• Exercise also provides very significant benefits to our mind and mood. The chapter is definitely an encouragement to me to exercise when I don’t want to (for more on this see my review on Spark, the Revolutionary New Science of Exercise and the Brain)

Again, there is much more and I hope in the coming weeks to provide more specifics from the book. In the mean time, you might pick up a copy from the library and read at least the first chapter.

My current workout: the Supreme 90 day

My journey to health of the last 3 years has included regular exercise, including both toning and cardio (mostly running with the dogs). The toning has progressed from easy to more and more challenging (see http://dbarfield.org/healthdiet/exercise/ for what I have used in the past as well as what Cathy has and is using).

But variety and changing up once in a while is good.

One day Cathy came across this system of 10 separate toning routines at our local grocery store for under $10. She took the chance that I could get that much value from it (you can get it via Amazon still for under $20.) If you want a solid, challenging, toning program you can do at home, with variety and minimum equipment, this set is a great value.

You don’t necessary need to keep up with the “athletes/models” on the video. As the instructor says over and over, challenge yourself with what you can handle in terms of weight and pace.

Below is a summary of the 10 CDs and how I use the system. I use 7 of the 10 CD’s, alternating with running (or using our elliptical in the winter).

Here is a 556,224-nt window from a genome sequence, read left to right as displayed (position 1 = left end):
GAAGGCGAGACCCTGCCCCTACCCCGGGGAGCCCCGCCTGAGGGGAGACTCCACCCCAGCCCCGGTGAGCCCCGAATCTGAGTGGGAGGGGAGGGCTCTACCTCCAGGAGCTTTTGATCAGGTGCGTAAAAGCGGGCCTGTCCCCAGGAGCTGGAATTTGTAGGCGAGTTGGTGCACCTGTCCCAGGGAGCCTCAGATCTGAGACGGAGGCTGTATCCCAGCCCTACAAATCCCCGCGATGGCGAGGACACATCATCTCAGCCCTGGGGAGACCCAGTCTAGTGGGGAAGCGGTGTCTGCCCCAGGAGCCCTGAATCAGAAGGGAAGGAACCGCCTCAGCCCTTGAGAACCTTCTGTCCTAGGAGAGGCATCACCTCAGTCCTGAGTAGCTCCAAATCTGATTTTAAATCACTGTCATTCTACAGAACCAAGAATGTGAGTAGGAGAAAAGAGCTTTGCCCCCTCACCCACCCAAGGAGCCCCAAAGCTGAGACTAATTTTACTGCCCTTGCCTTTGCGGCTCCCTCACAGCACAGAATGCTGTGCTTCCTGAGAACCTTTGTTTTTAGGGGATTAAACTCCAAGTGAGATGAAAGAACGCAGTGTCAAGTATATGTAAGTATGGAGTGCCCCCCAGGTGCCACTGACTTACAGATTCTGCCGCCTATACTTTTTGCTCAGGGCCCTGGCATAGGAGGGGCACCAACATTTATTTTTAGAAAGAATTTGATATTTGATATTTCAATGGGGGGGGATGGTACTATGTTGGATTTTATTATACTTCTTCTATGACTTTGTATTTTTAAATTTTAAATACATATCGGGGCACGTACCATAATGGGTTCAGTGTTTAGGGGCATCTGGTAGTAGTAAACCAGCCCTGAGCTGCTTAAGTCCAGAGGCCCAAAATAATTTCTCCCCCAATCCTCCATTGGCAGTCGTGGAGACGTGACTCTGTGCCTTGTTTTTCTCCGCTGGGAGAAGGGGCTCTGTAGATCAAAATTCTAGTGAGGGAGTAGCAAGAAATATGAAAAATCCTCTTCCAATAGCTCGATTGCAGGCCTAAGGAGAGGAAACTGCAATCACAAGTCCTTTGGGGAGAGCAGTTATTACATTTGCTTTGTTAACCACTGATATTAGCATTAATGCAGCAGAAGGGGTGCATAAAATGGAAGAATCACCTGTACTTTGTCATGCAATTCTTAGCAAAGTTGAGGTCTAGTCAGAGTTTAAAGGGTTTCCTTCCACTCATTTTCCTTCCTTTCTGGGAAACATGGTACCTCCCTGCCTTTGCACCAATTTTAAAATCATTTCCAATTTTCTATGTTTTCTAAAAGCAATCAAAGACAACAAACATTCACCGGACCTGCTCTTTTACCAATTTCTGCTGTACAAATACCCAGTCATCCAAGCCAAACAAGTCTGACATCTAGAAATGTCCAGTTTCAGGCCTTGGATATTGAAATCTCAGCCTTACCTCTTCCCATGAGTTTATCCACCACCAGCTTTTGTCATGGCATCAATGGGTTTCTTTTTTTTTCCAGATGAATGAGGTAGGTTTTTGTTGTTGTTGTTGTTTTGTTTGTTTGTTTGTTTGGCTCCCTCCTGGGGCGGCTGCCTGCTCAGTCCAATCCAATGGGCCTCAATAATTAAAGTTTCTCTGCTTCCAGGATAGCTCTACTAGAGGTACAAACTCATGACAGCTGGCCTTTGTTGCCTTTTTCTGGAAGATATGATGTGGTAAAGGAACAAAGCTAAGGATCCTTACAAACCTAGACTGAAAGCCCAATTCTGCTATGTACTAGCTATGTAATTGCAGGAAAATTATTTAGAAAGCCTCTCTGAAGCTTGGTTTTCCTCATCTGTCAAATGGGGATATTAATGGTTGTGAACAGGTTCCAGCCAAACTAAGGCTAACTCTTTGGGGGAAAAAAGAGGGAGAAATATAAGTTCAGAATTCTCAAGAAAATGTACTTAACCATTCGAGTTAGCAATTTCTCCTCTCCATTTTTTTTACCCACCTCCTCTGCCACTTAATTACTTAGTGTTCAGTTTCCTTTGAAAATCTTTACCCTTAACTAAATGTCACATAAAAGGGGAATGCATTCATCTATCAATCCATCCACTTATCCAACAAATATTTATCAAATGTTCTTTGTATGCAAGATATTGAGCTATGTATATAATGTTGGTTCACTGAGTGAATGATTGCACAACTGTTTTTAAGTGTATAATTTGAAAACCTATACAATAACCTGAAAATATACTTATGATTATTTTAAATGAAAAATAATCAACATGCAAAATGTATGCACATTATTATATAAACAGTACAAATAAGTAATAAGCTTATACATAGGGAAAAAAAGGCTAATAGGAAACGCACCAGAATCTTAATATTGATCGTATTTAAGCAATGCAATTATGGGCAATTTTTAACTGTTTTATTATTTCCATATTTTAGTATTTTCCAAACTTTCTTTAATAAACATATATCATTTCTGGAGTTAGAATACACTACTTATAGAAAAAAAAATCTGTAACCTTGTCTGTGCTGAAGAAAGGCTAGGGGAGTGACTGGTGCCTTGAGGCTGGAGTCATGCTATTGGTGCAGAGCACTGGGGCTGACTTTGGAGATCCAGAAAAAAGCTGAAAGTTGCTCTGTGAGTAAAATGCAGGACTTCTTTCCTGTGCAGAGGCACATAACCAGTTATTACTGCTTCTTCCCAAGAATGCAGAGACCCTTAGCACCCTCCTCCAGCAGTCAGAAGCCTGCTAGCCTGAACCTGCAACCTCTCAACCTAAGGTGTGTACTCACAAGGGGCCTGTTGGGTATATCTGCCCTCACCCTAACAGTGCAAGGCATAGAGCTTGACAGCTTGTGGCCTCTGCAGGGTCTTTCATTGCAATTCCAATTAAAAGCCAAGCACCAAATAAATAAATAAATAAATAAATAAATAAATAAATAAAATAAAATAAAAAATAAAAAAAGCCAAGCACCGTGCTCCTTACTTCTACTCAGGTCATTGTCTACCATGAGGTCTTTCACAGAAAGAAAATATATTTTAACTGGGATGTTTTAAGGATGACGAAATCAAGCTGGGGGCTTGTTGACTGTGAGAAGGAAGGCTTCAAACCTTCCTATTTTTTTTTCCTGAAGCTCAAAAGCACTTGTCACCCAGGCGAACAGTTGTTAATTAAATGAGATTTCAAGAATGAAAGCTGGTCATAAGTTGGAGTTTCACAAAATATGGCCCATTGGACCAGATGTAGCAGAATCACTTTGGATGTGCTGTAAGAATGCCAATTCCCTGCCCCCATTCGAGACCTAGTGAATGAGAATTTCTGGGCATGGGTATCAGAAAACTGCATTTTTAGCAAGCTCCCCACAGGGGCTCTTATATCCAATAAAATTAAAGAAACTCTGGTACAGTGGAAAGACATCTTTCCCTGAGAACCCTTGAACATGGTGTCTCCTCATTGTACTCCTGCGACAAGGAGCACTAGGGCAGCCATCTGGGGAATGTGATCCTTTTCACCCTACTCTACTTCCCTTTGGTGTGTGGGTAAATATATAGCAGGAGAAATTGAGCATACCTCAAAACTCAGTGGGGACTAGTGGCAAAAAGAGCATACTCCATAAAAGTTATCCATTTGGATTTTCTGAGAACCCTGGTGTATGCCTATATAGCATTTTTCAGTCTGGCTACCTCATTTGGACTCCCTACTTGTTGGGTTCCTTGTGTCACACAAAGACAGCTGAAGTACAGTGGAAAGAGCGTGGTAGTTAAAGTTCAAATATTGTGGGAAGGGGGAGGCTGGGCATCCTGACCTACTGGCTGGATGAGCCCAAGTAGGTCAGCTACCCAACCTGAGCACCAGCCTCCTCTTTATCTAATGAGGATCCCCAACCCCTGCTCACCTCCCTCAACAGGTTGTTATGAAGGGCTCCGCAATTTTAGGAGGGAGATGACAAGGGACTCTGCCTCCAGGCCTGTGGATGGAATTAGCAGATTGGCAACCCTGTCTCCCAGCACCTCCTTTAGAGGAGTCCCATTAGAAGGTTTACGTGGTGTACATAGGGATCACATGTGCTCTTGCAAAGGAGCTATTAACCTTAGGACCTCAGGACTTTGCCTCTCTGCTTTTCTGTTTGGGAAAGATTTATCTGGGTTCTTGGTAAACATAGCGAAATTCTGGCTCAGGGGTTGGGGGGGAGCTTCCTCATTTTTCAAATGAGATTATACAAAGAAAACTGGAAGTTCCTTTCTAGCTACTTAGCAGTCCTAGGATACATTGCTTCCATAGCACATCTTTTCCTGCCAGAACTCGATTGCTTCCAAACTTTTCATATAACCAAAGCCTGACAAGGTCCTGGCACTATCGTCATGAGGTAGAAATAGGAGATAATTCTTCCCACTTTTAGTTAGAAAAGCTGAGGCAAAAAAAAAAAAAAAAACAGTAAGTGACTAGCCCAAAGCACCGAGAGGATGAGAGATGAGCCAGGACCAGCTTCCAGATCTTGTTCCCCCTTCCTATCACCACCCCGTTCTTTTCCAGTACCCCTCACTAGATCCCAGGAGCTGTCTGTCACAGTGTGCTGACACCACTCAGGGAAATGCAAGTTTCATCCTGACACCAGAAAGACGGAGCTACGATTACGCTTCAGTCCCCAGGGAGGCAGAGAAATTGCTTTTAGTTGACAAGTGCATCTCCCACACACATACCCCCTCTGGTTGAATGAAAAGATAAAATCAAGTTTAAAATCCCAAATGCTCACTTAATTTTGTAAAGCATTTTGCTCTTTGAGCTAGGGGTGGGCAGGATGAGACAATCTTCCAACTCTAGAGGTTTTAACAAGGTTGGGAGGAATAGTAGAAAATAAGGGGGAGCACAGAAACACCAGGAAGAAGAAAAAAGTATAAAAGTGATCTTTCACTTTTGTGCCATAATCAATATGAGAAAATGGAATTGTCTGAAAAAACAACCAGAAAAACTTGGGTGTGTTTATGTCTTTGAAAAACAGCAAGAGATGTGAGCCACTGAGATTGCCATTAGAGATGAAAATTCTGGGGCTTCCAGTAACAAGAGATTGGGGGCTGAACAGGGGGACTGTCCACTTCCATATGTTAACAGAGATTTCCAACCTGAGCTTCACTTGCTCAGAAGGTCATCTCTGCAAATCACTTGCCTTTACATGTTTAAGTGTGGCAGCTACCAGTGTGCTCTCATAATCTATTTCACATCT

Most of the workouts can be done in about 30 minutes; a couple of them are 40 minutes.

All the equipment you need is free weights. I current use 8, 10, and 15 pound sets. I may eventually get 20s. Women are challenged to get beyond light weights.  Occasionally the routines use a large Swiss ball, but they provide alternatives if you do not have one.

The day will come when I will likely move on to something else, but for now, this is a great place for me. I have been reading more on exercise lately and these workouts seem consistent with current best practices in exercise.

Here are the 10 DVDs and their time outlines.

  • Warmup (4:19): The warmup includes ab work (the core) & is (at first) like a mini-workout. At over 4 minutes, all of the DVDs except Tabatha Inferno has this warmup.
  • Cool-down (5:57): These are stretches. All of the 10 DVDs have the same cool-down.

1. Chest & Back (32:30 total)
Workout (22:14): At over 22 minutes, they move fast on this first DVD.

3. Tabata Inferno (43:42 total)
Workout (37:45): This is long and tough but I like it. It includes moderate and tough aerobics, with some weight training. The exercises include jumping variations, core work, and the circuits don’t seem to end.  When I am in a hurry, I leave out the last 5 minutes or so.

4. Shoulders & Arms (43:05 total)
Workout (32:49).  This one makes my triceps very sore for a few days. It is getting a bit better as time goes on.

5. Cardio Challenge (41:22 total)
Workout (31:06): A good, challenging, cardio workout, alternating 30 seconds of aerobics, followed by 30 seconds of rest, followed by 30 seconds of using moderate weights in an aerobic fashion, followed by 30 seconds of rest, and then repeat the same pattern.

6. Legs (33:17 total)
Workout (22:51): This is not only leg work, including a fair amount of ab (core) work.

7. Total Body (33:33 total)
Workout (23:17). As the name implies, a good all-around workout.

8. Core Dynamics (28:22 total)
Workout (18:06): At just over 18 minutes, this is the shortest workout.

CD’s I do not use (and my substitutes)

2. Ultimate Ball (40:49 total) [I use Core Dynamics instead]
Workout (30:33): This uses the large Swiss ball. I just did it without the ball.

9. Back & Bi’s (56:38 total) [I use Shoulder/Arms instead]
Workout (46:22): This is the longest workout, at over 46 minutes.

10. Chest, Shoulders, & Tri’s (45:18 total) [I use Chest/Back instead]
Workout (34:52):